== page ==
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4.8 out of 5 stars
4.8 out of 5 stars

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TOP 100 REVIEWERon 14 February 2012
This remarkable Carnegie Hall concert was recorded by Voice of America on November 29, 1957 but the tapes languished in the Library of Congress vaults until their CD release in 2005.
The short-lived Thelonious Monk-John Coltrane quartet had been playing regularly for several months prior to this concert so the level of understanding between them was high.
The 9 tracks come from the early and late show with Monk sounding happy to be playing the Carnegie concert grand piano and Coltrane in inspired form on tenor.
Ahmed Abdul-Malik(bass) & Shadow Wilson(drums) are supportive throughout.
This superbly recorded live album is an important find and absolutely essential for all fans of Monk & Coltrane.
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on 25 August 2007
It was always thought Coltrane and Monk's legendary collaboration was not properly documented. Just the beautiful "Ruby My Dear", two other studio tracks and some poor quality recordings from the Five Spot Club. But now there is this. I jumped for joy. Monk's solos make me laugh out loud especially on Blue Monk and Coltrane's playing is awesome. Coltrane once said that getting lost while playing a Monk tune was like falling into a lift shaft. Evidence is littered with lift shafts but he is right on top. Nutty is outstanding too with both musicians clearly enjoying themselves.

If you want another laugh, check out the reviews on the amazon.com site. Kenny G indeed!

Just to clear up one thing. I had no problems downloading this on to my computer (using Real Player) or transferring it to my Creative mp3 player. But then again shame on the people who try to protect this especially considering it was recorded by Library of Congress for all mankind! And what a gift it is.

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Five Stars? SIX, for sure. New York City hall had given up on Monk! Miles had given up on Coltrane! When Monk's legalities and Coltrane's health allowed, Monk was the first to reach out to Coltrane for his first NYC gigs. A meeting of KINDRED SOULS in need of relaunching their careers and, in the process, REVITALIZING Monk's music. The historic results of their meetings are documented on other CD's as well, but this rare jewel of a recording managed to slip by everyone for decades, hidden away on Voice of America tapes. All jazz fans should hear this CD, and 'to hear it, is to want it'.

Trust me, you may know Monk's songs by heart but these performances at Carnegie Hall have their own fabulous iridescence that demand a place among your most treasured jazz music. The CD yearns for deep concentration that will yield boat loads of enjoyment from some truly stunning solos. As noted elsewhere, it's a pure pleasure to hear Monk on a perfectly tuned concert grand piano that has been played by other masters of classical, jazz, and pop music. He deserved it ! And Coltrane added ANOTHER DIMENSION to Monk's music. A dimension different from Rollins and Rouse. Every song is a "Piece D'Resistance".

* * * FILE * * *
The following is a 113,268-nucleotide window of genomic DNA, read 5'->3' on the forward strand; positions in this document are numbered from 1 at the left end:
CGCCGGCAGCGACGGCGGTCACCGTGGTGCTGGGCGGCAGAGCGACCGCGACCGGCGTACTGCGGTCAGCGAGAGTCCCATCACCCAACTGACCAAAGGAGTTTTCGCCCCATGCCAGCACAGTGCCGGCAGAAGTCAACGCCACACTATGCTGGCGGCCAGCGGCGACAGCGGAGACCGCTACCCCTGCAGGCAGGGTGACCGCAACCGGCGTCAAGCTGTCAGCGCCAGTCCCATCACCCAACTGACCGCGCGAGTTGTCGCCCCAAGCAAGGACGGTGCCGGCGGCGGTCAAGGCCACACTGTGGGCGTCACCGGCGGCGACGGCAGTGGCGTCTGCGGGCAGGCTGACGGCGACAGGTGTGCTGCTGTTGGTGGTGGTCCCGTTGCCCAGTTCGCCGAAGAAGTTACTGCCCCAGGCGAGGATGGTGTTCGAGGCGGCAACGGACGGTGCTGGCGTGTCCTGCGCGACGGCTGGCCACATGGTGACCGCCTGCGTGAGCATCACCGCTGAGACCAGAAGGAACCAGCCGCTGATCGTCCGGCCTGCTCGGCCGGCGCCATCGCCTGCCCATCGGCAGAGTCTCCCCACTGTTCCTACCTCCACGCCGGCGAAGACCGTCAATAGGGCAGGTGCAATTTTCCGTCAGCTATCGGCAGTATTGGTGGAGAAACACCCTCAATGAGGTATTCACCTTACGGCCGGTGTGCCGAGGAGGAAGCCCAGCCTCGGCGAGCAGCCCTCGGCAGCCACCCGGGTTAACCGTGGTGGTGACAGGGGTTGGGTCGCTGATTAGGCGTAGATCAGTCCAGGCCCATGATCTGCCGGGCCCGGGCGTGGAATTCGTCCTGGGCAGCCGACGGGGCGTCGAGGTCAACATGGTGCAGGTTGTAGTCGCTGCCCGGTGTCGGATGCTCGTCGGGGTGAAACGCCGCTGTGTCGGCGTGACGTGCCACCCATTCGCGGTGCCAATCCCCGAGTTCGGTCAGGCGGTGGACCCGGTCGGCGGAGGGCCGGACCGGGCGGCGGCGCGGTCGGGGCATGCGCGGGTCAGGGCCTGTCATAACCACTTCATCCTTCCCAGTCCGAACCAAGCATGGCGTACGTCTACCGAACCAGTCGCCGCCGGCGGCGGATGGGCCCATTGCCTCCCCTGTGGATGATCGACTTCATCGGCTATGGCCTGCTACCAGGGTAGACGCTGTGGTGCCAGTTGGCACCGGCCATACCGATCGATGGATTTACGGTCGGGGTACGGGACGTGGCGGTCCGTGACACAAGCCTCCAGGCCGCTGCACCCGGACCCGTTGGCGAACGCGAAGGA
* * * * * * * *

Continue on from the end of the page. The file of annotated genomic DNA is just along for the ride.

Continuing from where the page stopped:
The Early Show: Cutting sharply but deeply.
Monk's arpeggios behind Coltrane's magnificent runs on "Monk's Mood" are fabulous, in and out of tempo. "Evidence" has an unusual density not heard before. The unison head notes are pure beauty and the rhythm section of Shadow Wilson and Ahmed Adbul-Malik gets it right on time. "Crespuscule with Nellie" becomes a delta blues of rare beauty and empathy. Monk's solo on "Nutty" is spellbinding and Trane makes his solo memorable as well. "Epistrophy" once again proves that Monk was able to squeeze 'surprise' out of his most well-known compositions. Check out Shadow's protean cymbal work, adding an unusual color to the head.

The Late Show: More arranged structure but longer, looser performances.
Throughly warmed up to it's environs, the quartet takes it to another level with "Bye-ya". Check out Trane's unique launch into this solo. And Monk is the "Comp Master", for sure. "Sheets of sound" make their first definitive appearance as Trane tears out huge chunks of wonderfulness from the theme. Monk polishes up a jewel of a solo. "Sweet & Lovely" finds Monks carving out 'sweet' territory on the song, while Trane plays background harmony until he steps forward with an extended, sweeping, gear-shifting 'lovely' group of statements. "Blue Monk" has Trane's best solo moments of the night, slightly ahead of "S&L". And the fragmented "Epistrophy" is a set closer with Trane really setting sail for distant shores, Monk's incomplete solo fittingly fades into history, unfinished. As all jazz should be!

Thank you, T.S.Monk, Michael Cuscuna, Lewis Porter, Larry Appelbaum, Coltrane family, and thank you Blue Note Records. "Bye-ya"!